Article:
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George Weah to honour Arsène Wenger with Liberia’s highest award

Can you imagine a better award like the “Knight Grand Commander of the Humane Order of African Redemption” to be given to Arsène Wenger? Wenger will be honoured by the Liberian government for his contribution to African football. Do you think Wenger has done more for African football than any other coach?




Arsène Wenger will be united with his former player George Weah in Liberia. It is however not a reunification on the football bench or field. It is a reunification in which roles are slightly reversed, George Weah as President of Liberia and Arsene Wenger as a special Liberian guest, to receive an award from his former player.

Wenger will be awarded the title of “Knight Grand Commander of the Humane Order of African Redemption.” The award was founded on January 13, 1879 during the presidency of Anthony W. Gardiner. The award is given to individuals for their humanitarian work in Liberia, for acts supporting and assisting the Liberian nation.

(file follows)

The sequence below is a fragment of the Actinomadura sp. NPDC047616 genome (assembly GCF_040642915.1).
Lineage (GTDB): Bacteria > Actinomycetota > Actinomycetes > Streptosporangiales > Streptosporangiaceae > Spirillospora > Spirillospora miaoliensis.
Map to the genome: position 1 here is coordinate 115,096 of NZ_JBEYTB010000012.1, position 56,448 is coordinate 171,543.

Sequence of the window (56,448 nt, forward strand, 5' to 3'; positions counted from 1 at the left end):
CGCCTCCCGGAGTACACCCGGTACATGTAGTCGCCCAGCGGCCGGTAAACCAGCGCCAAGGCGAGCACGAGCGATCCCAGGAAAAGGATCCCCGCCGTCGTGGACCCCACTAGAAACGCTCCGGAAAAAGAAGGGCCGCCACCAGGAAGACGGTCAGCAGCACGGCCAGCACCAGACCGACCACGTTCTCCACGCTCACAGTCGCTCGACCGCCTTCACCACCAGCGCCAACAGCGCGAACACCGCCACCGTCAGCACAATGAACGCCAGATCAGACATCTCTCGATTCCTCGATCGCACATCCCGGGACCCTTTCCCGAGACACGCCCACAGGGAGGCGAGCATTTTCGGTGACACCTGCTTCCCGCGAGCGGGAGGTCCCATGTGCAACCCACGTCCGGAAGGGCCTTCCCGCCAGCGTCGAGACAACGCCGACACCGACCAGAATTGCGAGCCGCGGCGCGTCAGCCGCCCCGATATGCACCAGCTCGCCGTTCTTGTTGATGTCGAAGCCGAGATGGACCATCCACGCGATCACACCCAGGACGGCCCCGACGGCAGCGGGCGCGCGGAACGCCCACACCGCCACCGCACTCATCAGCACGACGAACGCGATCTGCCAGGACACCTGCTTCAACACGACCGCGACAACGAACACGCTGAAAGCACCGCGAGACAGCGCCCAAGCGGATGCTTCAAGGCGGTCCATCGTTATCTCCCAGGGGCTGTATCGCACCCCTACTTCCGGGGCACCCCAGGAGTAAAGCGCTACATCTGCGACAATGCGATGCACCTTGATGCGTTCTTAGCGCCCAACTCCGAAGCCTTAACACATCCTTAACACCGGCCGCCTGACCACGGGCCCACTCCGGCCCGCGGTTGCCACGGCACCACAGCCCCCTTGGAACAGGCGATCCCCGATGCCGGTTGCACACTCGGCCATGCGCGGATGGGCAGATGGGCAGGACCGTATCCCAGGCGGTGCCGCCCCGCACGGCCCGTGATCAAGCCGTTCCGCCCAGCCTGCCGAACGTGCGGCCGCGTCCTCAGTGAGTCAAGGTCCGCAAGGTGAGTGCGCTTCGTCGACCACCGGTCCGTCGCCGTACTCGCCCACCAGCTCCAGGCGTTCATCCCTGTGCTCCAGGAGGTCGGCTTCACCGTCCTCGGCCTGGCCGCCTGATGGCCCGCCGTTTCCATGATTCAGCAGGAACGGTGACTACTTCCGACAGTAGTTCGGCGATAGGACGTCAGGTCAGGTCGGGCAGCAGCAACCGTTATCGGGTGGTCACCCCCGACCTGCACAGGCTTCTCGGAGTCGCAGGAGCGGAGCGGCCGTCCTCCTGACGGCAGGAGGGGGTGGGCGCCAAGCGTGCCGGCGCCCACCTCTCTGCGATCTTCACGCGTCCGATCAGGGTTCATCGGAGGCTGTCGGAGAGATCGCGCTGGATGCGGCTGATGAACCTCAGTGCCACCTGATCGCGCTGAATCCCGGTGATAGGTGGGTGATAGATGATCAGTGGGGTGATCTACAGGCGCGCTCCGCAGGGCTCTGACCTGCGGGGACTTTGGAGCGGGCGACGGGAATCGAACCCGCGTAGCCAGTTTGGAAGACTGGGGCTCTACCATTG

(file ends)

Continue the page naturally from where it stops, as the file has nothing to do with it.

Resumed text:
Wenger will receive the award alongside Claude Le Roy. The two coaches played key roles in Weah’s formative football career. Le Roy, was the coach that informed Wenger of Weah’s talent and potential. In 1988, Wenger took Weah to play for Ligue 1 side Monaco, where the Frenchman was the manager.

A spokesperson from Liberia said, “They will be honoured by the government of Liberia on August 24, National Flag Day for their role in President George Weah’s footballing career. Both coaches will be awarded the honour at an investiture ceremony in Monrovia.”


Read: Liberia: Will George Weah win as he contests for the second time?

Arsene Wenger

Liberian President George Weah is to award his former football coach, Arsène Wenger, his country’s highest honour Knight Grand Commander of the Humane Order of African Redemption” for his contribution to African football. Photo: Facebook/SportingAmbassador

Le Roy met Weah when he was managing Cameroon. He told AFP, “He had signed to Tonnerre Yaounde and came to Cameroon national squad training even though he was a Liberian. I was dazzled by his talent and called Arsene.”

Read: Liberia’s newly sworn in President George Weah slashes salary by 25%

Weah moved to Paris Sain-Germain and then to AC Milan in 1995, the year he became the first and only African player to win the Ballon d’Or. The award is not only an acknowledgement of Wenger’s contribution to Weah’s football career but his contribution to African football.

Wenger has coached a number of African players that have succeeded on the world football stage. There is no denying his huge influence in creating a space for African footballers in Europe.